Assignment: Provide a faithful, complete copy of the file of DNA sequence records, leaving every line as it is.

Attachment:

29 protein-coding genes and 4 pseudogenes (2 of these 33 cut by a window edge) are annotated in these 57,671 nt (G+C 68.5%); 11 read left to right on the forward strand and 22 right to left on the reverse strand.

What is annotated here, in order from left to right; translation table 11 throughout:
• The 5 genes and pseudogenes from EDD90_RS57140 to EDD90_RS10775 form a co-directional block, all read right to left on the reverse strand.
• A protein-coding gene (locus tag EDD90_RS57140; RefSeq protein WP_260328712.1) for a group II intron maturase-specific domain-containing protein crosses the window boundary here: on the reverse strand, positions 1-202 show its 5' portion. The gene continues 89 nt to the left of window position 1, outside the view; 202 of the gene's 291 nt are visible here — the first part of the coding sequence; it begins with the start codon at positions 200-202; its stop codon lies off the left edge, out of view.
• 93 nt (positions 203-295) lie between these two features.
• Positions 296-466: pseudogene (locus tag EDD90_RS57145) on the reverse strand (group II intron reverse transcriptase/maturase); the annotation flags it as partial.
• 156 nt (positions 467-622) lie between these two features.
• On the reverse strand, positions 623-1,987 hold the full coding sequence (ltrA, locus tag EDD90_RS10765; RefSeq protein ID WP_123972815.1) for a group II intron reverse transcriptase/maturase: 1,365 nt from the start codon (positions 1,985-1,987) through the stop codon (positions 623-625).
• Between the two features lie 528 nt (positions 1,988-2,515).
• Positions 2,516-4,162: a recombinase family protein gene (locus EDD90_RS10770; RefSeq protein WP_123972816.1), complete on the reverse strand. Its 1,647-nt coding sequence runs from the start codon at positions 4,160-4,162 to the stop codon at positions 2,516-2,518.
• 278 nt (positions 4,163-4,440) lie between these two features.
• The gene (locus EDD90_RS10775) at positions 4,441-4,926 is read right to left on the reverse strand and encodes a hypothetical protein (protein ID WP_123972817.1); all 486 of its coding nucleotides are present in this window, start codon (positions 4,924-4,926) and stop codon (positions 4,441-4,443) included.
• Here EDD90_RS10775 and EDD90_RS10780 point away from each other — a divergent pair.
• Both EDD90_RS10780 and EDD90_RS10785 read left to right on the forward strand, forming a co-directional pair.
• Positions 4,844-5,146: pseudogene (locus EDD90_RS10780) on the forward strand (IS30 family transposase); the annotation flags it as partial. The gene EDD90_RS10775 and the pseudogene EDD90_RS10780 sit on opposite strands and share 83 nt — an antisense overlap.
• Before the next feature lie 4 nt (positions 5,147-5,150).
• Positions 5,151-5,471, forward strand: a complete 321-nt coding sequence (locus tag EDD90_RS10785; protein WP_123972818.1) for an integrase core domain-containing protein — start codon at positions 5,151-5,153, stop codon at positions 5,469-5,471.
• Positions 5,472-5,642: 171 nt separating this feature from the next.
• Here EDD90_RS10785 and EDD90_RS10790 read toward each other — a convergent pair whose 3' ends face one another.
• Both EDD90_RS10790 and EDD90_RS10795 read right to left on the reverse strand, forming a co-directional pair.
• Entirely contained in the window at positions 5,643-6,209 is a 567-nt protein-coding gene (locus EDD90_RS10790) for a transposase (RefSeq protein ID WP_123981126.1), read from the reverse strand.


29 protein-coding genes and 4 pseudogenes (2 of these 33 cut by a window edge) are annotated in these 57,671 nt (G+C 68.5%); 11 read left to right on the forward strand and 22 right to left on the reverse strand.

What is annotated here, in order from left to right; translation table 11 throughout:
• The 5 genes and pseudogenes from EDD90_RS57140 to EDD90_RS10775 form a co-directional block, all read right to left on the reverse strand.
• A protein-coding gene (locus tag EDD90_RS57140; RefSeq protein WP_260328712.1) for a group II intron maturase-specific domain-containing protein crosses the window boundary here: on the reverse strand, positions 1-202 show its 5' portion. The gene continues 89 nt to the left of window position 1, outside the view; 202 of the gene's 291 nt are visible here — the first part of the coding sequence; it begins with the start codon at positions 200-202; its stop codon lies off the left edge, out of view.
• 93 nt (positions 203-295) lie between these two features.
• Positions 296-466: pseudogene (locus tag EDD90_RS57145) on the reverse strand (group II intron reverse transcriptase/maturase); the annotation flags it as partial.
• 156 nt (positions 467-622) lie between these two features.
• On the reverse strand, positions 623-1,987 hold the full coding sequence (ltrA, locus tag EDD90_RS10765; RefSeq protein ID WP_123972815.1) for a group II intron reverse transcriptase/maturase: 1,365 nt from the start codon (positions 1,985-1,987) through the stop codon (positions 623-625).
• Between the two features lie 528 nt (positions 1,988-2,515).
• Positions 2,516-4,162: a recombinase family protein gene (locus EDD90_RS10770; RefSeq protein WP_123972816.1), complete on the reverse strand. Its 1,647-nt coding sequence runs from the start codon at positions 4,160-4,162 to the stop codon at positions 2,516-2,518.
• 278 nt (positions 4,163-4,440) lie between these two features.
• The gene (locus EDD90_RS10775) at positions 4,441-4,926 is read right to left on the reverse strand and encodes a hypothetical protein (protein ID WP_123972817.1); all 486 of its coding nucleotides are present in this window, start codon (positions 4,924-4,926) and stop codon (positions 4,441-4,443) included.
• Here EDD90_RS10775 and EDD90_RS10780 point away from each other — a divergent pair.
• Both EDD90_RS10780 and EDD90_RS10785 read left to right on the forward strand, forming a co-directional pair.
• Positions 4,844-5,146: pseudogene (locus EDD90_RS10780) on the forward strand (IS30 family transposase); the annotation flags it as partial. The gene EDD90_RS10775 and the pseudogene EDD90_RS10780 sit on opposite strands and share 83 nt — an antisense overlap.
• Before the next feature lie 4 nt (positions 5,147-5,150).
• Positions 5,151-5,471, forward strand: a complete 321-nt coding sequence (locus tag EDD90_RS10785; protein WP_123972818.1) for an integrase core domain-containing protein — start codon at positions 5,151-5,153, stop codon at positions 5,469-5,471.
• Positions 5,472-5,642: 171 nt separating this feature from the next.
• Here EDD90_RS10785 and EDD90_RS10790 read toward each other — a convergent pair whose 3' ends face one another.
• Both EDD90_RS10790 and EDD90_RS10795 read right to left on the reverse strand, forming a co-directional pair.
• Entirely contained in the window at positions 5,643-6,209 is a 567-nt protein-coding gene (locus EDD90_RS10790) for a transposase (RefSeq protein ID WP_123981126.1), read from the reverse strand.